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Yes Please

So, you have exposed your roll of film to light, and now it is time to see the images. There are two ways to go about this. You can use your roll of film to create a negative, which you can use in a darkroom to create prints using an enlarger, photographic paper and chemicals. Or you can digitize photos instead.

One of these is fun, expensive, time-consuming and not to mention space consuming. The other is a fast and chemical free way to see your images. I say chemical free, but you still need to turn your exposed roll of film into negatives.

A local photography shop will have a service for this or at least know where it is possible. You could, of course, digitize photos yourself.

Overhead shot of a zenit film photography camera and a hand holding a strip of film negatives

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Digitizing Photos From Negatives

So, now you have your negatives, let’s get started on digitizing your images. There are a few ways you can do this, which we will go through now.

The most common way is to use a scanner. The other way is to utilise your digital camera. Read on for all the information.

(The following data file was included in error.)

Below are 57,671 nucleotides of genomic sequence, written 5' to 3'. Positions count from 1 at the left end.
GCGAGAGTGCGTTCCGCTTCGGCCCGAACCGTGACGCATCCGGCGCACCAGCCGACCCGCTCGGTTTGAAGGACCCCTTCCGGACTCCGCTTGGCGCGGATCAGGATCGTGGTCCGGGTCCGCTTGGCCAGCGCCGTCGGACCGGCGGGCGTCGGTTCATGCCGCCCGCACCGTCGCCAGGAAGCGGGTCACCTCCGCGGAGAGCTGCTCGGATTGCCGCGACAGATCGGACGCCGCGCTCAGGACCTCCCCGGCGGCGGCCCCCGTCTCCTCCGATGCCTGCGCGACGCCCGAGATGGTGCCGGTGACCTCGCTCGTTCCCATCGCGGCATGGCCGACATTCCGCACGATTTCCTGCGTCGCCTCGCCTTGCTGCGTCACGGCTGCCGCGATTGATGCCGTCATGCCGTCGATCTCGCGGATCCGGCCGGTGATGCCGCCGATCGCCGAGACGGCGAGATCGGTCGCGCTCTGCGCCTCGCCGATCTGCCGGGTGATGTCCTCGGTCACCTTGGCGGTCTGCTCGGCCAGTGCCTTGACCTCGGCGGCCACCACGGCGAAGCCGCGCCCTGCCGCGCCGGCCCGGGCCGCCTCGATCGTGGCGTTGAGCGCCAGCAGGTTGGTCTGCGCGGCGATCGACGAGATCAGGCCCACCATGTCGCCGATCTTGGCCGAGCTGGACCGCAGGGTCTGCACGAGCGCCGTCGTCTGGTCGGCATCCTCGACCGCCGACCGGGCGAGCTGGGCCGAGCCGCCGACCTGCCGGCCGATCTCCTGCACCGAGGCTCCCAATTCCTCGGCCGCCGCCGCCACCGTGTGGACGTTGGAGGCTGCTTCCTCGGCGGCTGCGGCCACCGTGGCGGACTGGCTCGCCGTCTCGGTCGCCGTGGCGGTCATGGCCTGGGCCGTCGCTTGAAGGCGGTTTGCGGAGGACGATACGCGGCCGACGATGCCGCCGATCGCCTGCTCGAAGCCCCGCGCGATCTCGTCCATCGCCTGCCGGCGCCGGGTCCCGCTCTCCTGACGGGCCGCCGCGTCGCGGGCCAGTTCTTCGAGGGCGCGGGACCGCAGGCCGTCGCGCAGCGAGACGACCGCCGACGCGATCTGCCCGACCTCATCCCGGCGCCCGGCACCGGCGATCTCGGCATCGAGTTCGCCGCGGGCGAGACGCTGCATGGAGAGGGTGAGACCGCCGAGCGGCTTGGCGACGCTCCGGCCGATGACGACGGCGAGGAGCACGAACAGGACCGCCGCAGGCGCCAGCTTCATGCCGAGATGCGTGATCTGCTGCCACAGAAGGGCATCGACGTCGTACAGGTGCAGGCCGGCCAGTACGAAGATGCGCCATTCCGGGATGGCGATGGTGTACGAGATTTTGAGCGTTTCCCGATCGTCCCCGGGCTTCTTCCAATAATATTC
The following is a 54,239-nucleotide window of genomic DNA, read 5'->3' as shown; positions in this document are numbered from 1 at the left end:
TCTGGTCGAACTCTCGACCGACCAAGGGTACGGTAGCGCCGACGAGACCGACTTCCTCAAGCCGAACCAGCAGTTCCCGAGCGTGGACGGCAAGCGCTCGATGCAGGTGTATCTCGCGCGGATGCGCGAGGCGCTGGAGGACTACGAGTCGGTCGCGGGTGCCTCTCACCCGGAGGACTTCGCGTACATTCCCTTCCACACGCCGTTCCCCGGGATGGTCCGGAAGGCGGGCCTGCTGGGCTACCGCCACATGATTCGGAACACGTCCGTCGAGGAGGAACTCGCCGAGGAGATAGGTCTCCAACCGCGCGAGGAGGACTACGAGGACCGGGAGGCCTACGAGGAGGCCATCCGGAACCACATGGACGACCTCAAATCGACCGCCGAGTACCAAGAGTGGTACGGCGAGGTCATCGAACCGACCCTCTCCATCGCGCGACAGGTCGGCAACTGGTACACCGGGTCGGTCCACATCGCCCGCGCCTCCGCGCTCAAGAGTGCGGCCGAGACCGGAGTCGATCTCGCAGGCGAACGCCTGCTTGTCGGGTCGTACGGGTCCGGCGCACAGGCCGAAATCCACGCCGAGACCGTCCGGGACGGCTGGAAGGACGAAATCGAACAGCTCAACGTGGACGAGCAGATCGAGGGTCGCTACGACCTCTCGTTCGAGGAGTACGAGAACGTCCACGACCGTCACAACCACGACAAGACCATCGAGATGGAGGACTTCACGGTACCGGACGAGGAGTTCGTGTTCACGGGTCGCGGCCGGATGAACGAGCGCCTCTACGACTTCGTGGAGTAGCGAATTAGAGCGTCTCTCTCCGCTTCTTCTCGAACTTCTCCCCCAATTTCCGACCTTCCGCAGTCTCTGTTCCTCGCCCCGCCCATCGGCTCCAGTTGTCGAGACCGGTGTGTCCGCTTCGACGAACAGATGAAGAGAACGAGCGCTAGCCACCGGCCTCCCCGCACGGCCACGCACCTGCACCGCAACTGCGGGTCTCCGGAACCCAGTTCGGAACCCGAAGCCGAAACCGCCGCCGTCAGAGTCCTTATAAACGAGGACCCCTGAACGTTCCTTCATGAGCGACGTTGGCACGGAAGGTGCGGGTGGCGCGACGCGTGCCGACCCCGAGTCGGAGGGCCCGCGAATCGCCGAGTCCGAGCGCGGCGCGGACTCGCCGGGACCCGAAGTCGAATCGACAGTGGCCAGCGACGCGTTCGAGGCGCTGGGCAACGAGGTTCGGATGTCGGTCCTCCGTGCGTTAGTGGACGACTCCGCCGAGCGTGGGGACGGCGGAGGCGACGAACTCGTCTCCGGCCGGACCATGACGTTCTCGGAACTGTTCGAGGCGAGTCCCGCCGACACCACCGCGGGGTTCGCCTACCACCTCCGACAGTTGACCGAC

Scanners

An image scanner is a device that ‘scans’ your images and negatives to create a digital version. They typically use a charge-coupled device (CCD) or a contact image sensor (CIS) as the image sensor.

They come in three different versions; a flatbed, a film scanner and a drum scanner.

FlatBed

A flatbed scanner is sometimes called a ‘reflective scanner’ because it works by shining white light onto the scanned object and reads the intensity and colour light reflected from it. This usually happens one line at a time.

They are for scanning prints or other flat, opaque materials. Some flatbeds have transparency adapters, used for scanning film.

A diagram showing a flatbed scanner or 'reflective scanner' used to digitize photos

A CCD flatbed scanner has a glass pane under which sits a bright light (xenon, LED or cold cathode fluorescent) that illuminates the pane, and a moving optical array. CCD-type scanners typically contain three rows of sensors with red, green, and blue filters.

The CCD version is what you will find on most flatbed scanners.

These scanners utilise the same type of imaging sensor found inside a legacy digital camera. They use an actual lens to capture the full image onto the imaging sensor.

This method is great for capturing very high-resolution details along with a widened colour space.

An epson photo scanner used to digitize photos on white background

Negative Scanners

A negative scanner is also known as a slide or transparency scanner. It works by passing a narrow and focused beam of light through the film, recording the lights’ intensity and colour.

This scanner works when fed uncut film, up to six frames long in a carrier. A motor moves the holder, which scans each image separately, then moving the next negative in. Here a CCD sensor captures the information.